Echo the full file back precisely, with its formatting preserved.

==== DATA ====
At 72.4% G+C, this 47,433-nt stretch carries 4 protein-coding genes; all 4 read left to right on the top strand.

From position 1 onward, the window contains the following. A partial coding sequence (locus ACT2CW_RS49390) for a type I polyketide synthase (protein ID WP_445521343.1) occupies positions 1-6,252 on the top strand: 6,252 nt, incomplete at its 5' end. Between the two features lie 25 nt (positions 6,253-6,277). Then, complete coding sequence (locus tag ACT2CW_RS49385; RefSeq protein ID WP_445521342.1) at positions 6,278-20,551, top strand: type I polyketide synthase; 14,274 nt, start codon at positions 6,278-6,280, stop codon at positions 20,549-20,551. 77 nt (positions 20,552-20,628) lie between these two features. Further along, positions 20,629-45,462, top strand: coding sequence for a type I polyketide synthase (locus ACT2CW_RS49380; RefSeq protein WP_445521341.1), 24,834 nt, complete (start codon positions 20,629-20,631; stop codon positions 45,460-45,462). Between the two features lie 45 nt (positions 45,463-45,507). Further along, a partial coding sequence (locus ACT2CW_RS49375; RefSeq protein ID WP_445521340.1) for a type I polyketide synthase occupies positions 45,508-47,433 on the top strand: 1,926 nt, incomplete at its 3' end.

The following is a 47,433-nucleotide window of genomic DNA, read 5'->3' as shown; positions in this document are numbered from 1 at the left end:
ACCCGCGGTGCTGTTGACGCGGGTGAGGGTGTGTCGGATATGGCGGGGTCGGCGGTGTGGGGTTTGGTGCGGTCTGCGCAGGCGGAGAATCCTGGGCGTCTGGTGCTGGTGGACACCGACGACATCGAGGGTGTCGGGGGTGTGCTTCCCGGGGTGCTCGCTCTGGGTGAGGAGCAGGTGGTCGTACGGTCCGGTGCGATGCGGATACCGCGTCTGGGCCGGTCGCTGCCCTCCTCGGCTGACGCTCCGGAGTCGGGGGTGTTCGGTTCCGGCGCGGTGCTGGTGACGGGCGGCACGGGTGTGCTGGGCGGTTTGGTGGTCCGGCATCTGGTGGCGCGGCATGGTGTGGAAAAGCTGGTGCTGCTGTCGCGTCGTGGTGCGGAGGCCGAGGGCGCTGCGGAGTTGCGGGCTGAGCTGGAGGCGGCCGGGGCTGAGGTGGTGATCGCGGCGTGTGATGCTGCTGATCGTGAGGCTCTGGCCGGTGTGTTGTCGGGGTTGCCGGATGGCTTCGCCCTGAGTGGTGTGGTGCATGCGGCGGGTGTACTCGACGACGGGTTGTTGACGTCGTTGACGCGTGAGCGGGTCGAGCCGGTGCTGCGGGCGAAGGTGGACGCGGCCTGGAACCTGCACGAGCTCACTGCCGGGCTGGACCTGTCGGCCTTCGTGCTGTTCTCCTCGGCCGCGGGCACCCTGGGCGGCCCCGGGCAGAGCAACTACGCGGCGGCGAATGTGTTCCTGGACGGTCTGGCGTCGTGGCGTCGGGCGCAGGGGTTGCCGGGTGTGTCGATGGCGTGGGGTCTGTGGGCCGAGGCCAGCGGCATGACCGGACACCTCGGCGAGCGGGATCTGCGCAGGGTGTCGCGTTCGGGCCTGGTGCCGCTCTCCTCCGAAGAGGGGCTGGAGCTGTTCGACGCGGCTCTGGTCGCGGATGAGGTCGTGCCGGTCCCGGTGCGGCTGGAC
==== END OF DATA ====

At 72.4% G+C, this 47,433-nt stretch carries 4 protein-coding genes; all 4 read left to right on the top strand.

From position 1 onward, the window contains the following. A partial coding sequence (locus ACT2CW_RS49390) for a type I polyketide synthase (protein ID WP_445521343.1) occupies positions 1-6,252 on the top strand: 6,252 nt, incomplete at its 5' end. Between the two features lie 25 nt (positions 6,253-6,277). Then, complete coding sequence (locus tag ACT2CW_RS49385; RefSeq protein ID WP_445521342.1) at positions 6,278-20,551, top strand: type I polyketide synthase; 14,274 nt, start codon at positions 6,278-6,280, stop codon at positions 20,549-20,551. 77 nt (positions 20,552-20,628) lie between these two features. Further along, positions 20,629-45,462, top strand: coding sequence for a type I polyketide synthase (locus ACT2CW_RS49380; RefSeq protein WP_445521341.1), 24,834 nt, complete (start codon positions 20,629-20,631; stop codon positions 45,460-45,462). Between the two features lie 45 nt (positions 45,463-45,507). Further along, a partial coding sequence (locus ACT2CW_RS49375; RefSeq protein ID WP_445521340.1) for a type I polyketide synthase occupies positions 45,508-47,433 on the top strand: 1,926 nt, incomplete at its 3' end.

The following is a 47,433-nucleotide window of genomic DNA, read 5'->3' as shown; positions in this document are numbered from 1 at the left end:
ACCCGCGGTGCTGTTGACGCGGGTGAGGGTGTGTCGGATATGGCGGGGTCGGCGGTGTGGGGTTTGGTGCGGTCTGCGCAGGCGGAGAATCCTGGGCGTCTGGTGCTGGTGGACACCGACGACATCGAGGGTGTCGGGGGTGTGCTTCCCGGGGTGCTCGCTCTGGGTGAGGAGCAGGTGGTCGTACGGTCCGGTGCGATGCGGATACCGCGTCTGGGCCGGTCGCTGCCCTCCTCGGCTGACGCTCCGGAGTCGGGGGTGTTCGGTTCCGGCGCGGTGCTGGTGACGGGCGGCACGGGTGTGCTGGGCGGTTTGGTGGTCCGGCATCTGGTGGCGCGGCATGGTGTGGAAAAGCTGGTGCTGCTGTCGCGTCGTGGTGCGGAGGCCGAGGGCGCTGCGGAGTTGCGGGCTGAGCTGGAGGCGGCCGGGGCTGAGGTGGTGATCGCGGCGTGTGATGCTGCTGATCGTGAGGCTCTGGCCGGTGTGTTGTCGGGGTTGCCGGATGGCTTCGCCCTGAGTGGTGTGGTGCATGCGGCGGGTGTACTCGACGACGGGTTGTTGACGTCGTTGACGCGTGAGCGGGTCGAGCCGGTGCTGCGGGCGAAGGTGGACGCGGCCTGGAACCTGCACGAGCTCACTGCCGGGCTGGACCTGTCGGCCTTCGTGCTGTTCTCCTCGGCCGCGGGCACCCTGGGCGGCCCCGGGCAGAGCAACTACGCGGCGGCGAATGTGTTCCTGGACGGTCTGGCGTCGTGGCGTCGGGCGCAGGGGTTGCCGGGTGTGTCGATGGCGTGGGGTCTGTGGGCCGAGGCCAGCGGCATGACCGGACACCTCGGCGAGCGGGATCTGCGCAGGGTGTCGCGTTCGGGCCTGGTGCCGCTCTCCTCCGAAGAGGGGCTGGAGCTGTTCGACGCGGCTCTGGTCGCGGATGAGGTCGTGCCGGTCCCGGTGCGGCTGGAC